Regardless of whether he makes the roster or is returned to Providence, Spooner said that he understands that how much of an impression he makes on Peter Chiarelli, Claude Julien and the B’s staff will determine how soon he gets an opportunity via recall if injuries set in.
“Spooner has made an immediate impact in the AHL and is one of our top scorers because he has the ability,” Cassidy said. “Now, he’s got to learn the little things that make the difference between not just making it to the NHL, but actually staying there.”
Bruins Prospect Notes
Veteran minor leaguers Chris Bourque (Topsfield, Mass.) and Jamie Tardif lead Providence in scoring with 28 points and 23 (16 goals) respectively (as Spooner’s linemates), and are headed to Boston camp.
“(Bourque) led the American League in scoring last year and is a great offensive player,” Spooner said. “He works hard every night, and we play similar styles. He’s a creative passer and playmaker and has been real positive with me this year in Providence. It’s great to have a veteran role model you can look up to and who takes the time to help you out to be a better player like he’s done for me.”
The son of Bruins legend Raymond Bourque, the 26-year-old former Washington second-round pick in 2004 may have the inside track on third line left wing duty with Caron on the shelf. The Bruins traded Zach Hamill to the Capitals for Bourque last summer, closing the book on the bitterly disappointing former eighth overall pick in 2007.
Tardif, who turns 28 on Jan. 23, is enjoying the best season of his seven-year pro career after a solid tenure with the OHL’s Peterborough Petes. The former Calgary Flames pick was a Detroit Red Wings farmhand who posted 27 goals and 54 points with the Grand Rapids Griffins in the AHL two years ago, and has been a veteran leader with Providence since signing with Boston in 2011.
“He’s easy to approach and has been helpful to me as well,” said Spooner. “Sometimes, as a young guy coming into the room, some of the older guys can be intimidating, but Tardif’s been positive with me and is having a great year, too.”
Notable Providence omissions from the Boston camp invite list were: LW Max Sauve, RW Jared Knight and D Torey Krug. One team source indicated that all three were not 100 percent and still working through various injuries that had forced them to miss considerable time. Putting them at risk in a compressed practice schedule and expecting them to be competitive for a limited amount of NHL spots was deemed not worth the possibility of further injury.
“He's never played in the American League for any length of time including this year,” Cassidy said recently of Knight, who has played a total of four games in the AHL and ECHL thus far after battling significant hamstring and ankle problems. “So, for him it's just going to be the pace of the game, what he can get away with- playing within the system- there will be a lot for him to learn. So, until he's ready to go it's going to be hard to talk about how he's going to help us, but I think he will. At what point, I don't know. “
Marshfield, Mass. native David Warsofsky will attend camp. The former fourth-round pick of the St. Louis Blues in 2008 was acquired by Boston in 2010 for Vladimir Sobotka. The Boston University product is a small, but speedy defenseman in the Andrew Ference mold. In 30 AHL games, Warsofsky has two goals and nine points this season after leading the team in scoring from the blue line a year ago.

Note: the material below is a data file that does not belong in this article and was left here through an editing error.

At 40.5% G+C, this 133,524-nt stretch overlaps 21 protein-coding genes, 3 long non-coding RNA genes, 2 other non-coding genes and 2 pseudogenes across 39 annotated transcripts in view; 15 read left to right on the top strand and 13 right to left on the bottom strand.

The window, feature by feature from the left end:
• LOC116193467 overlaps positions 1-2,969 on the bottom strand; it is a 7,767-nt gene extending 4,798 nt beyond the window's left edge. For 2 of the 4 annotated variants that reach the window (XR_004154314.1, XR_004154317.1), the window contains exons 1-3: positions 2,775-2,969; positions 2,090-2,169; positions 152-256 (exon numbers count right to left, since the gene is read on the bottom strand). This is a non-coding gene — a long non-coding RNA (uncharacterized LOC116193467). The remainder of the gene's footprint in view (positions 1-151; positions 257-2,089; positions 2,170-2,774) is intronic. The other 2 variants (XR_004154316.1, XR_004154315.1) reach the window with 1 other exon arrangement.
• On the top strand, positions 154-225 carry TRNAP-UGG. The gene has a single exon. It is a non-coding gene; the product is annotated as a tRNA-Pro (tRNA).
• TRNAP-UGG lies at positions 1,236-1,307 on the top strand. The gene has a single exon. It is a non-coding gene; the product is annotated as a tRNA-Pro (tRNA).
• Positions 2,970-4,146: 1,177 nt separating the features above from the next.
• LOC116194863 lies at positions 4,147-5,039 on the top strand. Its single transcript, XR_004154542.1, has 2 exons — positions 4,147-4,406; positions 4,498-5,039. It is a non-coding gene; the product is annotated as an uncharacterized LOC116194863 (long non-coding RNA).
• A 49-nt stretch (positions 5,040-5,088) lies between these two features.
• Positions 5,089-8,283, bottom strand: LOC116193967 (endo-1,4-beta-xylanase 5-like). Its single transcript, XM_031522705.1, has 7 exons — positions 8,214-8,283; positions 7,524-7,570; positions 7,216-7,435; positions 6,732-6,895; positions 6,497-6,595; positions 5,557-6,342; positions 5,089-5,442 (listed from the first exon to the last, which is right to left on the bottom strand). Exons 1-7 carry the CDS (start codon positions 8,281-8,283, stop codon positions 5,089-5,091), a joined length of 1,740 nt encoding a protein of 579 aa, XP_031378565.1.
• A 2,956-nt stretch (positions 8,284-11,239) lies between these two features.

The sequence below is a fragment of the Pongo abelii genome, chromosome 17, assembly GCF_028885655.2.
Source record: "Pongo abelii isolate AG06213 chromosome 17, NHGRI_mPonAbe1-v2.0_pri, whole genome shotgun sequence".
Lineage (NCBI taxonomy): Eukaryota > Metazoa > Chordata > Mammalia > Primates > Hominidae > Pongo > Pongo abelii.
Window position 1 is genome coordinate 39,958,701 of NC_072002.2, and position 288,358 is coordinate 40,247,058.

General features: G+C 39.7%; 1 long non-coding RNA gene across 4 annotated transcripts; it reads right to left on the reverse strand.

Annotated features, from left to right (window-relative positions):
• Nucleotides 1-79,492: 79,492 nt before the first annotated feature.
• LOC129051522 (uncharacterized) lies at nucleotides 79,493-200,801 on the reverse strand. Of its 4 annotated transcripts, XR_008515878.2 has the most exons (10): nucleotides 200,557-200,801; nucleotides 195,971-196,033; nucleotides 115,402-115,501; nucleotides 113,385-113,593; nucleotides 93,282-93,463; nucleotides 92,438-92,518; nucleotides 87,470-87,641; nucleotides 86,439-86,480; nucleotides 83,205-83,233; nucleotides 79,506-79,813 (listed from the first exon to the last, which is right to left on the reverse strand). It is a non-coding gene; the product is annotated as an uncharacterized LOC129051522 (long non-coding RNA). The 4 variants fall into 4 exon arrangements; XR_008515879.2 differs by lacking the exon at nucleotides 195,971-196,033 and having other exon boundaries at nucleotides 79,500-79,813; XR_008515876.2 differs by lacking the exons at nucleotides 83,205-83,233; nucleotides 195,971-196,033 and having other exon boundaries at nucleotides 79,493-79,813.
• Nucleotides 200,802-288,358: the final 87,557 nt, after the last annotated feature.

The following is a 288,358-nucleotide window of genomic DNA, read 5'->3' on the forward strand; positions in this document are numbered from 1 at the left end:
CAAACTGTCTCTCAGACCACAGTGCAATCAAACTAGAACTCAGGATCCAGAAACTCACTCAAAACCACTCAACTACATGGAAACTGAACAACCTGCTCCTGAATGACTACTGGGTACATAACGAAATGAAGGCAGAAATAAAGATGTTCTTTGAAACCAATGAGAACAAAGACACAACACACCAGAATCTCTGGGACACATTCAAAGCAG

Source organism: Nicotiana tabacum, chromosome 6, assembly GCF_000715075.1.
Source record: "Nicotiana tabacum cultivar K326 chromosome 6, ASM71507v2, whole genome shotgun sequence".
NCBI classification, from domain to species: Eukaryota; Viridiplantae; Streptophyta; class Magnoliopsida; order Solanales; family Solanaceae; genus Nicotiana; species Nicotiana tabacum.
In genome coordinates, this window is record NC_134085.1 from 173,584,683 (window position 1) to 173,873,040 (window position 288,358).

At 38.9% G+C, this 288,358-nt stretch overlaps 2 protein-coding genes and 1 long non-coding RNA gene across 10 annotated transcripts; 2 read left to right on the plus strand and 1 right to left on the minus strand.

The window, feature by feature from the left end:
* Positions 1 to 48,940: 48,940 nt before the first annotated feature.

Russian center Alexander Khokhlachev returned to the OHL’s Windsor Spitfires this week after playing in the KHL leading up to a bronze medal finish at the 2013 World Jr. Championship.
“He got off to a slow start (and it was a) unique situation for him going back to play where his dad is the general manager,” Sweeney said recently. “But we felt it was sort of a controlled environment that he could go back and take advantage of. You're seeing him have the confidence to carry that over from the Subway Series over to his team in the KHL so he's been able to carry that forward and into the World Juniors and I think that will probably set him up to have a real productive second half of the year.”
Windsor GM Warren Rychel was able to convince the 40th overall pick in 2011, known by most as “Koko” to come over, and recent comments made by Khokhlachev in the Windsor Star show that Boston had a hand in his return to North America as well after 26 games (2 goals, 9 points) in the KHL with Spartak Moscow. The Spitfires recently loaded up for an OHL playoff run by picking up defenseman (and Tampa Bay 2012 first-rounder) Slater Koekkoek along with overage forward Alex Aleardi. With Koko on board, expect the Spits to make the postseason and if they advance past the second round, Bruins fans will have to wait until next year, as an early April look in Providence will not be possible.
“Obviously, if we have that opportunity I think it would accelerate his development piece,” Sweeney said of the Providence option this spring. “We feel pretty strongly that all the kids who get a chance to do that- be it Tommy Cross, be it Zach Trotman- anybody that comes in after their season's over- Ryan Spooner, Jared Knight all those guys- I think it does help. Systematically, getting them to sort of understand what the coach’s message is going to be and pretty high level hockey games to finish out the season is helping those guys.”
Khokhlachev, who signed a three-year entry-level deal in the fall, will be eligible for the AHL during the 2013-14 season, along with 2012 picks Malcolm Subban and Seth Griffith.